Steeped in history, this magical part of Cornwall will transport you to a carefree world.
The river has long been an important marine highway serving local mines, farms and quarries as well as the local fishing industry. There's nothing quite like travelling through its seven secret creeks - with its most famous being Frenchman's Creek after featuring in Daphne du Maurier's romantic novel.
The lovely fishing village of Helford on the south bank of the river is linked to the northerly Helford Passage by a passenger ferry which has existed since the Middle Ages. Then, it was a vital link for the communities providing transport for local produce to the markets in Falmouth. These days travel is slightly more conventional and the ferry is purely a passenger ferry (although bicycles, dogs and pushchairs are welcome.) Catch the ferry to take you across the water between two superb pubs - the thatched Shipwrights Arms in Helford Village and the famous Ferryboat Inn on the waterfront of the Helford Passage. Both offer wonderful lunches and a tipple before (or after!) your trip. Running from 9.30am to 9.30pm in the summer months and until 5.30pm for the rest of the year, the ferry is £4 for a single or £6 return for adults and £2 / £3 for children. If you're looking for a private tour, later crossing or self-drive motorboats, please call Helford River Boats on 01326 250770 who'll will be able to make your trip bespoke and memorable. They also offer paddle boards, kayaks and rowing boats so you can make your own adventure. TOP TIP: Cruise a little further up the river to Tremayne Quay, built for a visit by Queen Victoria in the 1840s which she then declined to make, allegedly because of the Cornish rain!
Around the Helford River you can stroll the day away on walks that link up with sub-tropical gardens, a sprinkling of waterside pubs, quirky galleries, unspoilt scenery and the iconic Frenchman’s Creek. Just click here to read three gorgeous walks from our friends at Fal River. Our favourite is a short 1.5 mile saunter, starting at The Ferryboat Inn and finishing at Frenchman’s Creek, ticking off Glendrugan and Trebah Gardens on the way. Helford Passage with its safe sandy beach is a wonderful base for walkers, sailors or stop-off for visitors to Trebah (1/2 mile), Glendurgan (3/4 mile) and the numerous coastal walks around Mawnan Smith, Durgan and the estuary.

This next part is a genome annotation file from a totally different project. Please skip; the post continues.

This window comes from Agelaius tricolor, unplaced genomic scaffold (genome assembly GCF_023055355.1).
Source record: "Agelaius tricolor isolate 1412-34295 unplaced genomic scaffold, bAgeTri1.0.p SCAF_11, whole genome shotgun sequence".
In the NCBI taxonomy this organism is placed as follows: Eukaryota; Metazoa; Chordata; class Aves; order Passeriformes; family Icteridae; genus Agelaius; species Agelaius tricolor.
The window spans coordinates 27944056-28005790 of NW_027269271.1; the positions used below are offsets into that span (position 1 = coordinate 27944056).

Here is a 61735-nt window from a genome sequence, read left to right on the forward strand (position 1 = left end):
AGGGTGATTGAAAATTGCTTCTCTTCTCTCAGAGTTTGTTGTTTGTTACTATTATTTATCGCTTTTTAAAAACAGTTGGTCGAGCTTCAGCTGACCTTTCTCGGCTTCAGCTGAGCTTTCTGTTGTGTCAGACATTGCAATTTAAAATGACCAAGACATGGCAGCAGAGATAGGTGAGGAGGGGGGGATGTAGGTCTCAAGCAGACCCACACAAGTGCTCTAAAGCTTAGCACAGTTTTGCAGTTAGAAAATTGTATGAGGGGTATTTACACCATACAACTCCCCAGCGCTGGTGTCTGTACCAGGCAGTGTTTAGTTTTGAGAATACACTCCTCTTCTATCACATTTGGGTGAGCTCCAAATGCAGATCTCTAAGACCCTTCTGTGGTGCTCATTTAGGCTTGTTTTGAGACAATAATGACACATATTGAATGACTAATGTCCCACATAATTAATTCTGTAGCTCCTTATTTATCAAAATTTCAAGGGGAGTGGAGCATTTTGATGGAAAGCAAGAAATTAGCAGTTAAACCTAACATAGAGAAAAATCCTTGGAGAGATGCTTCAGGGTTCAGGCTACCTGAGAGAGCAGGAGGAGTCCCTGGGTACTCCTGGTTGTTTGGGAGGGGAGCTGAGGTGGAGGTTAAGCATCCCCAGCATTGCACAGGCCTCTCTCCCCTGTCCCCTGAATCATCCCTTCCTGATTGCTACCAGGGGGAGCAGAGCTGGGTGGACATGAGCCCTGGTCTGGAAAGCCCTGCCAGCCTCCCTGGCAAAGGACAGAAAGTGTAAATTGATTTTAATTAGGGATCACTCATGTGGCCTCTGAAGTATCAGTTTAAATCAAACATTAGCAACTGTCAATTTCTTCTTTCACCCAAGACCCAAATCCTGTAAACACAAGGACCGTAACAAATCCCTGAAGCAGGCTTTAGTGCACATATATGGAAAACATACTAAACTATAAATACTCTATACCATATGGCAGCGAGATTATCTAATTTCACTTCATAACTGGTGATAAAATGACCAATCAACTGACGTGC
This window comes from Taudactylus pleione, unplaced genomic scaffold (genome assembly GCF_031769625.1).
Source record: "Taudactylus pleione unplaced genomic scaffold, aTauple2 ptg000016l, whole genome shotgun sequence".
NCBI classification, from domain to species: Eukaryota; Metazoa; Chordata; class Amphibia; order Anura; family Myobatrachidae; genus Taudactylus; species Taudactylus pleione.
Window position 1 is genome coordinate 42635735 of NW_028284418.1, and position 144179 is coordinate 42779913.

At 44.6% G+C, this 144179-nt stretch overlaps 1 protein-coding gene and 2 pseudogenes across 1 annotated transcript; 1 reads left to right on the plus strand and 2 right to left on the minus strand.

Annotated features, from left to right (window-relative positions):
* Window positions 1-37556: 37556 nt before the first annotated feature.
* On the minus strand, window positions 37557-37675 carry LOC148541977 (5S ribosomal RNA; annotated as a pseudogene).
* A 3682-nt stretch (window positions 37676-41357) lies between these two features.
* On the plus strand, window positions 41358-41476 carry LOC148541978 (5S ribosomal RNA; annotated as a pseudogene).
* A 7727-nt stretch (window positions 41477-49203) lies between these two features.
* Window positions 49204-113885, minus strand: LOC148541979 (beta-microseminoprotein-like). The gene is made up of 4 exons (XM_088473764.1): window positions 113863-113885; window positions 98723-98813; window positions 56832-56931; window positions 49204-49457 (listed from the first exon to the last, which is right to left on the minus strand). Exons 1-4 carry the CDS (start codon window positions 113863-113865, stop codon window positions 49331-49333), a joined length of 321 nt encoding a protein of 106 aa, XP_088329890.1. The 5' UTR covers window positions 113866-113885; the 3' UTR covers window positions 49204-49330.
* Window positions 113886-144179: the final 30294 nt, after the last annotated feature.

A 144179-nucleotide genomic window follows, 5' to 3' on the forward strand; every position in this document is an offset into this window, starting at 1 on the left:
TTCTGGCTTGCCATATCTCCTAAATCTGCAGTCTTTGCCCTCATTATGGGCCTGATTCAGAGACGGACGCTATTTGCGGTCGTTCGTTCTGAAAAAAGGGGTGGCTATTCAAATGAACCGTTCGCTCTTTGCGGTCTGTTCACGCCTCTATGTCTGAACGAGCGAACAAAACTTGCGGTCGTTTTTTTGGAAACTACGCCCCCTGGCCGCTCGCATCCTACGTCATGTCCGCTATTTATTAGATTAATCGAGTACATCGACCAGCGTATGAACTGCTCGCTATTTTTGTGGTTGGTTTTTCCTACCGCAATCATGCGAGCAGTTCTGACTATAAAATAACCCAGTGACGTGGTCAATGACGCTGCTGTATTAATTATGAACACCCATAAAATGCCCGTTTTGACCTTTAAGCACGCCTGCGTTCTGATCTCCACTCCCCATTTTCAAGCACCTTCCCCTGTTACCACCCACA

Oysters have been grown and fattened in the Helford River for centuries, taking advantage of the fresh water running into the creeks and the rich natural ources of plankton from the Gulf stream. The Duchy of Cornwall Oyster Farm - an ancient private fishery based in Port Navas - is just a short boat ride up-river from The Ferryboat Inn. The Wright Brothers now cultivate and harvest over 5 million native and pacific oysters each year, making the Duchy Oyster Farm one of the largest in the UK.
Or choose The Shipwrights Arms in Helford Village if you're on the hunt for quirky charm. Open every day from 11am - 11pm, generations of locals and visitors alike have trouped through its doors searching for great company, great food and great beer. With a fresh and seasonal menu that changes every day, head here for steaks, fresh Helford fish, Vicky's home-made bread and Roskilly’s ice creams.
We love visiting The Ferryboat Inn - dating back 300 years, it is surrounded by wooded banks and sloping fields. Sink into a chair by the open fire if it's a chilly day, or gaze out across the river on their beachside terrace during long sunny days and warm evenings. On the menu, expect seafood specialities alongside home-made pub classics. With crabs and lobsters caught from local day boats and oysters harvested at the Duchy of Cornwall Oyster Farm, you can't get much fresher.
A DATE FOR YOUR DIARY
The Helford Village Regatta is held every year in August at The Shipwrights Arms - a kind of water-based sports day for all ages. The whole day is lots of fun, raises money for charity and finishes with fantastic fireworks in the evening.